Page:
Postprint version. Published in Robotics and Autonomous Systems, Volume 53, Issue 3-4, December 31, 2005, pages 244-264. Copyright © 2005 Elsevier B.V. All rights reserved. The definitive version is available at http://dx.doi.org/10.1016/j.robot.2005.09.002.
NOTE: At the time of publication, the author Christopher Clark was not yet affiliated with Cal Poly.
This paper presents a Probabilistic Road Map (PRM) motion planning algorithm to be queried within Dynamic Robot Networks—a multi-robot coordination platform for robots operating with limited sensing and inter-robot communication.
First, the Dynamic Robot Networks (DRN) coordination platform is introduced that facilitates centralized robot coordination across ad hoc networks, allowing safe navigation in dynamic, unknown environments. As robots move about their environment, they dynamically form communication networks. Within these networks, robots can share local sensing information and coordinate the actions of all robots in the network.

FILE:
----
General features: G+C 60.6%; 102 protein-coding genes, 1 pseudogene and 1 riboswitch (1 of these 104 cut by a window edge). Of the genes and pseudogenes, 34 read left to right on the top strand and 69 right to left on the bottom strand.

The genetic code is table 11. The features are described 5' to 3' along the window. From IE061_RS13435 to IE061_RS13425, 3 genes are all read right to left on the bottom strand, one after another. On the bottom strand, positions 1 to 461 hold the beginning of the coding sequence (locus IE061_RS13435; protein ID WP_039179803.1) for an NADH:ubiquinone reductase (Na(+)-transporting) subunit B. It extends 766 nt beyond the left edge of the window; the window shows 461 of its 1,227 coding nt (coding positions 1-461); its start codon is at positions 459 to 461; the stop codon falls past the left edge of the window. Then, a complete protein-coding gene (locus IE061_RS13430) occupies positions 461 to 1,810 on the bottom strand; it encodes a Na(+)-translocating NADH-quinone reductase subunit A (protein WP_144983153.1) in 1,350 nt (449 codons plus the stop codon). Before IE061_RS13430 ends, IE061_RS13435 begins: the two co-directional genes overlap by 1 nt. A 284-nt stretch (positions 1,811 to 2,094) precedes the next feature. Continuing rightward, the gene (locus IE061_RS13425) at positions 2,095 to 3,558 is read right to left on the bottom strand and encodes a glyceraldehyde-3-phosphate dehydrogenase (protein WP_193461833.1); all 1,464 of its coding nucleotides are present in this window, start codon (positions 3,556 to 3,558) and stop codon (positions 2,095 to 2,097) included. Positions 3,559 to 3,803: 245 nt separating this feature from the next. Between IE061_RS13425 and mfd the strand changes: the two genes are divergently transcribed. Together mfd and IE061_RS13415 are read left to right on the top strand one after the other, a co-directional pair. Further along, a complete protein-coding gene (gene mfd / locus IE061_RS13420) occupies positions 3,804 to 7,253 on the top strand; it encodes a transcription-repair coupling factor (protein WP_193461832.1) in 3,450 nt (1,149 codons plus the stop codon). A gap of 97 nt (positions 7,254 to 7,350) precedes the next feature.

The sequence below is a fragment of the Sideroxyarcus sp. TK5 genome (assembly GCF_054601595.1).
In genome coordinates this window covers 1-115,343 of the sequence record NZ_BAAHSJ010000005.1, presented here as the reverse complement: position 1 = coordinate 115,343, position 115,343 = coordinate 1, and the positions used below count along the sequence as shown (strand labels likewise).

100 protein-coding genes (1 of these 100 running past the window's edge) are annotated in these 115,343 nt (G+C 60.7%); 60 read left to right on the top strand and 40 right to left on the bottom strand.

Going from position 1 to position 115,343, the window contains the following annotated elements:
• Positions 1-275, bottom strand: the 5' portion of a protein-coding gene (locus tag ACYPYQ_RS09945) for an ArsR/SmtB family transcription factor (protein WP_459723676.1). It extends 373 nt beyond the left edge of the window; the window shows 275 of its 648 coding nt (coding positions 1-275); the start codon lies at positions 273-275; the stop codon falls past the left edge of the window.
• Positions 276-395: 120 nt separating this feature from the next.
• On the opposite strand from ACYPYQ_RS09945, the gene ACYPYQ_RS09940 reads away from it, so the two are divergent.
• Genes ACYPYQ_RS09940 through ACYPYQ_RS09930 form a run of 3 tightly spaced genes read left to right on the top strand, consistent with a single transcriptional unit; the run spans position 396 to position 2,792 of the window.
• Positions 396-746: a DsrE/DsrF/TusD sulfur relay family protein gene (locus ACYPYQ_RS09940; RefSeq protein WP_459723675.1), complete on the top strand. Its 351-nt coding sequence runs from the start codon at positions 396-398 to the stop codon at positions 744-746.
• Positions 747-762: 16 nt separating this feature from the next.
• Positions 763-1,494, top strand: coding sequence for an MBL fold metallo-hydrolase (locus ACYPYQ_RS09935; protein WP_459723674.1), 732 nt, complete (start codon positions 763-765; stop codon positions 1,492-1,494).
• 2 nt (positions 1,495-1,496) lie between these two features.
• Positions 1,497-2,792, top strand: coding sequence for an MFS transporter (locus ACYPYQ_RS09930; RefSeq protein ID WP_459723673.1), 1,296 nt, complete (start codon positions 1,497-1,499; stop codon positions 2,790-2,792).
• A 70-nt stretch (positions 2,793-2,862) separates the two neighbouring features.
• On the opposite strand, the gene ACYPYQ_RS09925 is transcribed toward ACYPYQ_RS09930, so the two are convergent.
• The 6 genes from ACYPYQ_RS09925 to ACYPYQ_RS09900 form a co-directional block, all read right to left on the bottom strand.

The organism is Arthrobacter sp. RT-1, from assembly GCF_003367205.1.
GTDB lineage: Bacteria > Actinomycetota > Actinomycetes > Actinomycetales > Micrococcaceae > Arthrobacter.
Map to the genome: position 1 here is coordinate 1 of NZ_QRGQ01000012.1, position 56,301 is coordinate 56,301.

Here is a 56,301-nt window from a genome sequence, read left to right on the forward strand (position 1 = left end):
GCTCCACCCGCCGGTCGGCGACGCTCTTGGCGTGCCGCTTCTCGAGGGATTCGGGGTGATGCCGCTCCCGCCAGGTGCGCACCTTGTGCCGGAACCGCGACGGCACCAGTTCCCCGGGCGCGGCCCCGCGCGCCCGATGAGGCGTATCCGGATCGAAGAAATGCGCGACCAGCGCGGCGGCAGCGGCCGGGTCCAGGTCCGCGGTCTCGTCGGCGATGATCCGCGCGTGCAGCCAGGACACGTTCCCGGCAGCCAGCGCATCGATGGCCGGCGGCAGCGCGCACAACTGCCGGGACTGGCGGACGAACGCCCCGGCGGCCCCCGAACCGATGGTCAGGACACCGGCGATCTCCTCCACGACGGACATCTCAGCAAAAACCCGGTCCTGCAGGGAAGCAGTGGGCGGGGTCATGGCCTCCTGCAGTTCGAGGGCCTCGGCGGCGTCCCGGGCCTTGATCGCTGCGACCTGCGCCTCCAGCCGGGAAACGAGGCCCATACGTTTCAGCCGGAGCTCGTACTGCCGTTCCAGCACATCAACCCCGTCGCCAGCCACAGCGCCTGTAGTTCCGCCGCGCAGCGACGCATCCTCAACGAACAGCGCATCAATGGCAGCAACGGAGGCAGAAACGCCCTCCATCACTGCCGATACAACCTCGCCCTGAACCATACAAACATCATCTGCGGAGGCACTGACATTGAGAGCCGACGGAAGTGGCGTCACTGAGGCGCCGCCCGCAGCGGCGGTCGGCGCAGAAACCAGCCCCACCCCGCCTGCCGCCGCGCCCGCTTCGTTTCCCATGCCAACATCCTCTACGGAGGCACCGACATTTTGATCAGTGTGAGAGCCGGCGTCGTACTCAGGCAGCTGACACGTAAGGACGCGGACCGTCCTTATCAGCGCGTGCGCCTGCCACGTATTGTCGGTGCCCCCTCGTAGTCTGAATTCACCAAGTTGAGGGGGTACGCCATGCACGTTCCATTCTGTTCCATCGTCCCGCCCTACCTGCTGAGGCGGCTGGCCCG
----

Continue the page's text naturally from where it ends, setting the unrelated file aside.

Second, a fast single-query Probabilistic Road Map (PRM) to be called within the DRN platform is presented that has been augmented with new sampling strategies. Traditional PRM strategies have shown success in searching large configuration spaces. Considered here is their application to on-line, centralized, multiple mobile robot planning problems. New sampling strategies that exploit the kinematics of non-holonomic mobile robots have been developed and implemented. First, an appropriate method of selecting milestones in a PRM is identified to enable fast coverage of the configuration space. Second, a new method of generating PRM milestones is described that decreases the planning time over traditional methods. Finally, a new endgame region for multi-robot PRMs is presented that increases the likelihood of finding solutions given difficult goal configurations.
Combining the DRN platform with these new sampling strategies, on-line centralized multi-robot planning is enabled. This allows robots to navigate safely in environments that are both dynamic and unknown. Simulations and real robot experiments are presented that demonstrate: (1) speed improvements accomplished by the sampling strategies, (2) centralized robot coordination across Dynamic Robot Networks, (3) on-the-fly motion planning to avoid moving and previously unknown obstacles and (4) autonomous robot navigation towards individual goal locations.